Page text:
So Mister Prickles explained about all his very nice friends who were busy doing squirrel things and bird things and ladybug things. The turtle nodded while he listened, and then said, "I'm sad too. Today is my birthday, and I don't have anyone to celebrate with."

"Don't you have a family?" Mister Prickles asked.

"On the other side of the forest."

"Well, can't you go spend your birthday with them?"

The turtle shook his little head. "No, I walk very, very slowly. It would take me two whole days to get there, and by then my birthday would be all over."

Mister Prickles thought that was very sad - even sadder than sitting all by yourself on a rock that turned out to be a turtle, and not a rock at all. As Mister Prickles thought about his new friend, and how sad it must be to spend your birthday all by yourself, he had a very clever idea. He thought it would be very nice for all of his friends to throw a party for Mister Turtle. He didn't tell Mister Turtle what he was thinking, but he excused himself and promised that he would be back soon.

As quickly as he could, he ran to the trees and called out to the squirrels, who stopped throwing acorns long enough to listen to his idea. They chattered gleefully among themselves and then agreed that they would help Mister Prickles with his grand plan.

Then Mister Prickles stood in the middle of a small clearing and called out "Ollie-ollie-in-free," until all his ladybug friends came out of hiding to see what he wanted. When he explained what he wanted them to do, the ladybugs set off on their journey without a moment's hesitation.

Then Mister Prickles put on his very best tenor voice and sang a cheerful song to his bird friends, who swooped down to see what he wanted. The birds were delighted to participate in Mister Prickles' party, and set off to plan and practice.

At last it was time for Mister Turtle's birthday party. First all the birds perched on a tree branch and sang Happy Birthday in four part harmony. Five, actually, if you count Mister Prickles, who was humming very quietly in his scratchy tenor voice. Then the squirrels brought out a magnificent feast they had gathered: twigs and leaves and clover and dandelions and all manner of wonderfully sweet treats. Everyone ate until they couldn't eat another bite.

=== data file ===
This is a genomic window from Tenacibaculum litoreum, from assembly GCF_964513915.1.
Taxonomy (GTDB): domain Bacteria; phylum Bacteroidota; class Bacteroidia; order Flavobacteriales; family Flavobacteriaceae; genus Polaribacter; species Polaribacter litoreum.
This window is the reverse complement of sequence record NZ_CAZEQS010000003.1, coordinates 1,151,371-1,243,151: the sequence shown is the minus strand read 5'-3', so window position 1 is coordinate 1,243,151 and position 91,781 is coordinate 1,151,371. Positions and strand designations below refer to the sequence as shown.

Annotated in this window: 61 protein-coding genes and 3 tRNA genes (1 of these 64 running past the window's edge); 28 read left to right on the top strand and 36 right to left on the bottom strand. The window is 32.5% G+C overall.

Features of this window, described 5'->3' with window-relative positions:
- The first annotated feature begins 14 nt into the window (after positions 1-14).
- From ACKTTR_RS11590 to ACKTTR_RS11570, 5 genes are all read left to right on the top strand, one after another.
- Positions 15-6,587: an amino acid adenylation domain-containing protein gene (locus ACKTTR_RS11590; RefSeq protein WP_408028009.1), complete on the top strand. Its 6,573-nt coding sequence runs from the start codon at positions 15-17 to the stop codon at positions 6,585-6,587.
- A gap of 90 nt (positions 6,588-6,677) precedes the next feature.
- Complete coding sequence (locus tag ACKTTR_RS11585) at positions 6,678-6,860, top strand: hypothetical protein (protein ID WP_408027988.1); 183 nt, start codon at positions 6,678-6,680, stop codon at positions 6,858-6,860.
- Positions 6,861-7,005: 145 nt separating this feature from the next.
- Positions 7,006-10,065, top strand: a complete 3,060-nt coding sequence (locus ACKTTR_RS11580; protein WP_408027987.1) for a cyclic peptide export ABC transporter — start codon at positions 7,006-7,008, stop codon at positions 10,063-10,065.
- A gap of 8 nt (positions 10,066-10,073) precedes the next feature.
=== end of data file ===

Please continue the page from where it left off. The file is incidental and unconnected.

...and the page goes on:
Now Mister Prickles smiled happily, for he had saved the very best surprise for last. The ladybugs had returned from their journey to the far side of the forest, and had brought special birthday greetings from Mister Turtle's cousins and brothers and sisters and aunts and uncles and his mom and dad, who all missed him very much, and asked the ladybugs to tell him that they loved him.

Mister Turtle was so happy he began to cry. This worried Mister Prickles; he was afraid his new friend was sad. The other animals explained, "No, it just means that he's extra happy, because it's the best birthday party he ever had." Mister Turtle was too happy to speak, but he nodded his little head vigorously to let Mister Prickles know that they were right.

At the end of the day, when the party was over and everyone had returned to their own homes, Mister Prickles climbed onto another low, flat rock (after saying "excuse me" several times to see if the rock would talk back to him). He hummed Happy Birthday to himself, and even though no one else would have recognized the tune in his humming, Mister Prickles didn't care.

How funny it is, he thought to himself as he finished his seventeenth chorus of the birthday song, just this morning I was sitting all by myself feeling lonely and sad, but it turned out to be the very best day of my whole life, even without climbing trees, or flying, or playing hide-and-seek.

Then he thought, I'm far too happy and excited to go to bed. But it had been a long and busy day, and he was very tired, so it didn't take long for him to drift off to sleep, there on a low, flat rock in the middle of the forest. He slept soundly, with a big smile on his face, and dreamed wonderful dreams of squirrels and birds and ladybugs, and a turtle who cried because he'd never had such a wonderful birthday party.

Copyright 2008 Douglas. All rights reserved. FifteenMinutesOfFiction.com has been granted non-exclusive rights to display this work. For permission to reprint this item, please contact the author.
 


   
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This post has been awarded 46 stars by 11 readers.
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Comments


Josiah T.
May 18, 2008
hehe, cute :-)
   ~Posted by Josiah T., May 18, 2008

Katie
May 19, 2008
Awww! That's so sweet! :-)
   ~Posted by Katie, May 19, 2008